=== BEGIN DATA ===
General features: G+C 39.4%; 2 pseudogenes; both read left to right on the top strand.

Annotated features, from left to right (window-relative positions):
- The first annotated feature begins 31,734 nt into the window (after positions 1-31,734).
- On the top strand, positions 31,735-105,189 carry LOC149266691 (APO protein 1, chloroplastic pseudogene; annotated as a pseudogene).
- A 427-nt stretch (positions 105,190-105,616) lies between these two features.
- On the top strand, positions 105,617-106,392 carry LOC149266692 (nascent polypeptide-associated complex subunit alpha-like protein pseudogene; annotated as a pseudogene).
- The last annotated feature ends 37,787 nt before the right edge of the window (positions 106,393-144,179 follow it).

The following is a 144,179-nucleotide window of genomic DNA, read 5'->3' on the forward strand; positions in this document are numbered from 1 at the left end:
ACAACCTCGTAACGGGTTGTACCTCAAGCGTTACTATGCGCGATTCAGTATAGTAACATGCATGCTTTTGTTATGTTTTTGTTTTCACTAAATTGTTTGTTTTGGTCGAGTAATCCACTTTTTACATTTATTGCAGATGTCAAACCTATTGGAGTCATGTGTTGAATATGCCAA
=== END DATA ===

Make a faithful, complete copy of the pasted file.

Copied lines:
General features: G+C 39.4%; 2 pseudogenes; both read left to right on the top strand.

Annotated features, from left to right (window-relative positions):
- The first annotated feature begins 31,734 nt into the window (after positions 1-31,734).
- On the top strand, positions 31,735-105,189 carry LOC149266691 (APO protein 1, chloroplastic pseudogene; annotated as a pseudogene).
- A 427-nt stretch (positions 105,190-105,616) lies between these two features.
- On the top strand, positions 105,617-106,392 carry LOC149266692 (nascent polypeptide-associated complex subunit alpha-like protein pseudogene; annotated as a pseudogene).
- The last annotated feature ends 37,787 nt before the right edge of the window (positions 106,393-144,179 follow it).

The following is a 144,179-nucleotide window of genomic DNA, read 5'->3' on the forward strand; positions in this document are numbered from 1 at the left end:
ACAACCTCGTAACGGGTTGTACCTCAAGCGTTACTATGCGCGATTCAGTATAGTAACATGCATGCTTTTGTTATGTTTTTGTTTTCACTAAATTGTTTGTTTTGGTCGAGTAATCCACTTTTTACATTTATTGCAGATGTCAAACCTATTGGAGTCATGTGTTGAATATGCCAA